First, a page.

Labour leadership front-runner Andy Burnham has called for the upfront fees paid by workers to escalate employment tribunals to be scrapped after criticising the four-figure charges introduced by the coalition government in 2013.
The fees aimed to reduce the number of frivolous claims; however, the result has been a significant downturn in the number of overall claims at employment tribunals as less equal pay, employment status and sex-discrimination cases are made.
There were 340,000 claims made at employment tribunals between May and July in 2013; however, this figure has since plummeted to just 110,000 for the third quarter of the 2014/15 financial year.
Shadow home secretary, Mr Burnham will say this week: “David Cameron is presiding over a damaging casualisation of the British workforce.
“Record numbers are on zero hours contracts, unsure whether they will get enough hours to make ends meet. Now, to add insult to injury, workers with genuine grievances are denied access to justice because of their ability to pay.”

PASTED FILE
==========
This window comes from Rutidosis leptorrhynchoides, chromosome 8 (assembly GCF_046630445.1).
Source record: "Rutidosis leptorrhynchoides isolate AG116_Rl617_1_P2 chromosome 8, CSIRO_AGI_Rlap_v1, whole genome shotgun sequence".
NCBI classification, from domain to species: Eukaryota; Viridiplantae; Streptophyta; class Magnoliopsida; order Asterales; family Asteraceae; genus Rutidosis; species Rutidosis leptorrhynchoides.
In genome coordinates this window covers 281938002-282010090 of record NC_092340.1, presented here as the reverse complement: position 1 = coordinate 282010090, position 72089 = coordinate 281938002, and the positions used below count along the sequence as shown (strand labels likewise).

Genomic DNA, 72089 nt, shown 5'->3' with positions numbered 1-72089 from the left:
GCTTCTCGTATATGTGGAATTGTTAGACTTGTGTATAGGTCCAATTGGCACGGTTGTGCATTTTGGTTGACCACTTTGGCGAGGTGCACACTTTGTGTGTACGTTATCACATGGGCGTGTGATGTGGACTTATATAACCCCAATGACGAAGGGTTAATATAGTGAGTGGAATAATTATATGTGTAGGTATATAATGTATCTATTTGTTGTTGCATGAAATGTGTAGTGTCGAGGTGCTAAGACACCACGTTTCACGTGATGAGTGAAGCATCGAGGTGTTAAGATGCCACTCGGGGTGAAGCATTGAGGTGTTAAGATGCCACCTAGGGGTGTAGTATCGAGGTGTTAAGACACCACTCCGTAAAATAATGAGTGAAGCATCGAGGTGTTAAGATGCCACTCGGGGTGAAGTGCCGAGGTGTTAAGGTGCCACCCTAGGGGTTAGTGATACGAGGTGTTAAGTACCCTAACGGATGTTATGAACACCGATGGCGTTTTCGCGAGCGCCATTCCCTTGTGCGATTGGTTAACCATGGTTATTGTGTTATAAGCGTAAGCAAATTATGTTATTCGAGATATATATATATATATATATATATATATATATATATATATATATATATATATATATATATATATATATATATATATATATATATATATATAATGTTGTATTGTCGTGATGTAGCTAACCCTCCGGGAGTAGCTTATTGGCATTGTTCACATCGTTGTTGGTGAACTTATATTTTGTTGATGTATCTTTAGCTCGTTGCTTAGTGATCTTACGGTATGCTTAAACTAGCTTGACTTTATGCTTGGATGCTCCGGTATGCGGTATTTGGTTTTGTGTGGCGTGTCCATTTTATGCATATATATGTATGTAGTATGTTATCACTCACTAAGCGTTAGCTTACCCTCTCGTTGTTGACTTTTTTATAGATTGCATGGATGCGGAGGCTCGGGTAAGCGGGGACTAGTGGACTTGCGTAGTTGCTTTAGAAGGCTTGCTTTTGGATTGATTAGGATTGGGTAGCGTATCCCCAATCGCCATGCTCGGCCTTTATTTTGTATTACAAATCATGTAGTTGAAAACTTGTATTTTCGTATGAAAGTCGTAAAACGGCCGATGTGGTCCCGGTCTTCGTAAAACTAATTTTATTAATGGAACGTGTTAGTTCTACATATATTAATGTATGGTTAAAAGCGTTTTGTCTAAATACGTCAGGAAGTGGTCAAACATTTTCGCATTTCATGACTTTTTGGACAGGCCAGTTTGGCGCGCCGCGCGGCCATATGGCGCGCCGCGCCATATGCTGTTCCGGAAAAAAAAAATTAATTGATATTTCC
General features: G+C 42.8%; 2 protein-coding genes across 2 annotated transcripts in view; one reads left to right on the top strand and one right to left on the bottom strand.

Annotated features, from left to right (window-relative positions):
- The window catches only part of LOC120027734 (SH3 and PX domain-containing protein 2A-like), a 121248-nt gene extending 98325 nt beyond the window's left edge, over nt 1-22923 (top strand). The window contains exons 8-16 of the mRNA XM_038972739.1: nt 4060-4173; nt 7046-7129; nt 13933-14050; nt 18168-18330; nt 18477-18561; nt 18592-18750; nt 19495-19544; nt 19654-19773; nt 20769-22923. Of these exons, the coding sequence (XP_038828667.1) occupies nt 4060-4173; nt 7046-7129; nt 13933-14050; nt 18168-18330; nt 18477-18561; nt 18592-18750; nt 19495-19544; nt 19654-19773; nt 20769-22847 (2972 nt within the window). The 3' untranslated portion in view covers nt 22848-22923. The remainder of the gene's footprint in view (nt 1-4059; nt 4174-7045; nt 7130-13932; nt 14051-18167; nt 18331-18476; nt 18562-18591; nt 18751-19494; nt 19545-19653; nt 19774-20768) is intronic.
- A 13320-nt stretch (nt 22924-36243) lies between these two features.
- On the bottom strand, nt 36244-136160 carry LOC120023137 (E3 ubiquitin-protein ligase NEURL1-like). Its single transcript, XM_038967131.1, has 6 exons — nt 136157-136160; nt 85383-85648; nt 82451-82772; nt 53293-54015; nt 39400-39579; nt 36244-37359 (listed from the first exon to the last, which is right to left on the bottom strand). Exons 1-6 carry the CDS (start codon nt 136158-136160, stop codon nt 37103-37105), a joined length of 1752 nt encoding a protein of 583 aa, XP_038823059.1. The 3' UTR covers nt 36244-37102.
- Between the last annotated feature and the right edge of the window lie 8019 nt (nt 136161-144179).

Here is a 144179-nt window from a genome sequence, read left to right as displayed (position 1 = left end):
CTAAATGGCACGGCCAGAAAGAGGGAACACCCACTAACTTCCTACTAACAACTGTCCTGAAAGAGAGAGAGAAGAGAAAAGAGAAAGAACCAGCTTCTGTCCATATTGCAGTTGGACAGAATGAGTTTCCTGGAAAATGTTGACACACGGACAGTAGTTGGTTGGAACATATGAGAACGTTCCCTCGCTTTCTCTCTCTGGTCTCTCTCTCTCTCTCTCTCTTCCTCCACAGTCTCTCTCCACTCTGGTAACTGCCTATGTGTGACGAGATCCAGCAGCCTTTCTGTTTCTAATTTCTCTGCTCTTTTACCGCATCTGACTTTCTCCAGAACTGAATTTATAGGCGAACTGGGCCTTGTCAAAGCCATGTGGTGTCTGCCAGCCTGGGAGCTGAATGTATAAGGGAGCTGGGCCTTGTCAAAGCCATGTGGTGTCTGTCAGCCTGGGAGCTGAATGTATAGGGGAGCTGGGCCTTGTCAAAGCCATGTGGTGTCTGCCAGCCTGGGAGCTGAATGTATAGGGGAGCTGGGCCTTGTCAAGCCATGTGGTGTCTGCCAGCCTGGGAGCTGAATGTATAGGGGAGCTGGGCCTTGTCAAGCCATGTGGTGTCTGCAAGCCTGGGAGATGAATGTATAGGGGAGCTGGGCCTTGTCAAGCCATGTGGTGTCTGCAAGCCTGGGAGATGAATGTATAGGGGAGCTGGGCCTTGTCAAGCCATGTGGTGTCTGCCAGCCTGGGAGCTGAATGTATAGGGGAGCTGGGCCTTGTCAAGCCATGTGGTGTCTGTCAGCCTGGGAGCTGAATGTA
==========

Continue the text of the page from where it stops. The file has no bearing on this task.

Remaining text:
He will also argue that making a claim should be a “basic human right” that is accessible without pay to the scores of contractors and permanent employees across the country.
The current fees include £160 to start a claim and a further fee up to £1,200 for a basic tribunal hearing while workers claiming for discrimination or unfair dismissal pay £250 upfront and an additional £950 to get a hearing.
It follows criticism by Vince Cable earlier this year, who admitted that evidence indicated that the fees were a “very bad move” and should be abolished due to the negative impact on workers’ rights.